The church service on Sunday was also suspended after members of the public, as well as EFF and ANC members, protested outside the premises.
Protesters descended on the venue in Govan Mbeki Avenue on Sunday, calling for rape-accused pastor Timothy Omotoso’s church to be shut down.
Over 100 people from different political parties and members of society came together at Govan Mbeki Avenue to demand the church close shop and that the building is shut down.
The police built a human wall between the congregants who came out in defence of their church and the angry protesters.
“Mayivalwe lecawa, ixesha lifikile [This church must be shut down, the time has come],” sang the angry mob.
ANC Women’s League leader Nomafa Sinetile and the Youth League’s Luyolo Nqakula said they would no longer entertain the JDI members and what was described as a “cult”.
“As concerned citizens, we are here to save the church and its members from the clasp of Omotoso,” said Sinetile.
“Omotoso is a lunatic, we will not allow his church to continue operating in these premises, as it does not serve its purpose,” she said.
After verifications on the authenticity of the church and the zoning of the building, it was confirmed that the building is zoned for business use and not a church.
“The municipality has confirmed that the building is zoned for business use, it is now shut down officially and the service has been suspended,” said Sinetile.
The protesters immediately wanted to remove the banner that sits above the building, bearing the face of Omotoso and names of the church.
The congregants were escorted out of the building. Notably in the majority were women of different ages.
They eventually took taxis not far from the premises.
JDI has three branches in the Eastern Cape: in Port Elizabeth, Fort Beaufort and East London.
Pastor Chucks, who is the vocal caretaker pastor in the absence of Omotoso, was not at the church, having earlier vowed that the church would not be shut down.
The common purpose was to eliminate any links that represent the pastor, Timothy Omotoso, who is currently on trial for rape, human trafficking and 97 related charges.
The church has been operating in the building, which stands opposite the Port Elizabeth Magistrate’s Court, for just over six years.
Former members of the church say the building was one of the places where Omotoso was delivered his victims, some of whom are now witnesses in the trial that has captured public attention.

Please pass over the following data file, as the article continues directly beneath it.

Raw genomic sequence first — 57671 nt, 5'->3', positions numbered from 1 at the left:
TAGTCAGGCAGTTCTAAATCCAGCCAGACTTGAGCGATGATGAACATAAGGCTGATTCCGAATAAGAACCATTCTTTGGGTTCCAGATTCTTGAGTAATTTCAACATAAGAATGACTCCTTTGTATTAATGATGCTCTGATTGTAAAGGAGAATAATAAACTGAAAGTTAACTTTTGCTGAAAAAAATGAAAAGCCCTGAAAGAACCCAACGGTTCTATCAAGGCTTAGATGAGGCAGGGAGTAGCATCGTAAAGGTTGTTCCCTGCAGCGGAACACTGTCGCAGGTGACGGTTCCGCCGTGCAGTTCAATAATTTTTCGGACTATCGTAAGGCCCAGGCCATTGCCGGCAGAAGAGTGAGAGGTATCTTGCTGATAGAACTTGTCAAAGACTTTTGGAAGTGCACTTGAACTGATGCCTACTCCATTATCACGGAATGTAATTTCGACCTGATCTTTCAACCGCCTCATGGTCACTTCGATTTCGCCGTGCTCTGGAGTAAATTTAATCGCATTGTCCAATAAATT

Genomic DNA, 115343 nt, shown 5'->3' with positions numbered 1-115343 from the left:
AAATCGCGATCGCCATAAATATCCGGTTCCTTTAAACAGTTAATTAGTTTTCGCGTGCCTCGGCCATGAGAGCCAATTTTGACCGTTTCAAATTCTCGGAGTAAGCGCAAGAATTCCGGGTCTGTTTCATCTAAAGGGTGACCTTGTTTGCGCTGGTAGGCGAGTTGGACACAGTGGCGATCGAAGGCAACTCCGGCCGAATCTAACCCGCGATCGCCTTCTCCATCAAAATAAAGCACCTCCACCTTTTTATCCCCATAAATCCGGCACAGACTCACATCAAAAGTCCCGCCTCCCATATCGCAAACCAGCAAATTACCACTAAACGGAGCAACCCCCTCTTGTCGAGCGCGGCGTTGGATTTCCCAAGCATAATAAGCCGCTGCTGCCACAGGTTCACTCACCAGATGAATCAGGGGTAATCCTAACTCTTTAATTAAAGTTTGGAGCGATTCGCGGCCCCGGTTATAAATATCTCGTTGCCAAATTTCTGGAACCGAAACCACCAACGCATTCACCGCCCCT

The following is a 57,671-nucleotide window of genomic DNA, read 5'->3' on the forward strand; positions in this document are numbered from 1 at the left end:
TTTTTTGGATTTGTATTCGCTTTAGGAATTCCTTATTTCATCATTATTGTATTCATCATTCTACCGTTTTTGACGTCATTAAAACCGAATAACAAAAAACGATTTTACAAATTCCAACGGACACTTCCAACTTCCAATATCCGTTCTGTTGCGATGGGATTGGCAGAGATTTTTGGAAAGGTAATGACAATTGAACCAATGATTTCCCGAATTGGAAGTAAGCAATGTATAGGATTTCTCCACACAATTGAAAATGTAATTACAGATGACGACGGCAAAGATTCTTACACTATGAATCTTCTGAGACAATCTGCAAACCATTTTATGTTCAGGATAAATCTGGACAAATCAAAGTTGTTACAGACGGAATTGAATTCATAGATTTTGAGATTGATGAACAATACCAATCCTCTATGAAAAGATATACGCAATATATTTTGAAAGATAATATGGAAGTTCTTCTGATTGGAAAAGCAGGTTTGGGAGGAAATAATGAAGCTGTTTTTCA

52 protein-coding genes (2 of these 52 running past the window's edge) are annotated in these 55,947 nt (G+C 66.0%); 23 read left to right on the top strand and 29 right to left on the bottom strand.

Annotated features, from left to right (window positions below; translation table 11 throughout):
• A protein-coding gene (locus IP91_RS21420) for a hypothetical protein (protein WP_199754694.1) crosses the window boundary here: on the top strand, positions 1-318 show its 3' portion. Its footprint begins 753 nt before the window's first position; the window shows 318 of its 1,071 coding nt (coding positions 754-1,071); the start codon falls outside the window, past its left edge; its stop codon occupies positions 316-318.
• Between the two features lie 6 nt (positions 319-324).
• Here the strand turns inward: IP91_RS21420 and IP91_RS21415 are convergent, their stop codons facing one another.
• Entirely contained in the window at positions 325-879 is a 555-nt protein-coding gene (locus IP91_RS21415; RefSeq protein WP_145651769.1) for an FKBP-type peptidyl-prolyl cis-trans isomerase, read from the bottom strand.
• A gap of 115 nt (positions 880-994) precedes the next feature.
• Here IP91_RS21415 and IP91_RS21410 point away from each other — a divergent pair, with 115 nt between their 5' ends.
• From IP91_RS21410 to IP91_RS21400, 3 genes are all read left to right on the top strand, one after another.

The building, which housed Omotoso and his followers, used to be used by Sales House stores, from the 1970s.
Following the closure of the store, it was taken over by Diskom Stores.
In the early 2010s, the building opened its doors again and became known as the “house of miracles” and renamed JDI, under the leadership of Omotoso.
The church has massive support and following; this would be confirmed by the large number of cars parked outside the building.
Men and women would flock to the church and hold different services, every day of the week, until 20 April 2017, when Omotoso was arrested at the Port Elizabeth International Airport, in the company of a young woman.
Omotoso and two co-accused are currently facing 63 charges and 34 alternative charges in the Eastern Cape High Court in Port Elizabeth, which include rape, sexual assault and racketeering.
Police had to stand between the congregants who were meeting inside the building and the angry crowds outside, in order to maintain the peace.
After ownership and zoning verifications were done, the municipality confirmed that the building is not meant for use as a church. The banner on the outside of the building will be removed on Monday at 11am.
After the announcement of the closure, the members of the church had to suspend their intended Sunday service and leave the building.
The crowds broke out in song, celebrating the accomplishment of their united mission.
This is a developing story.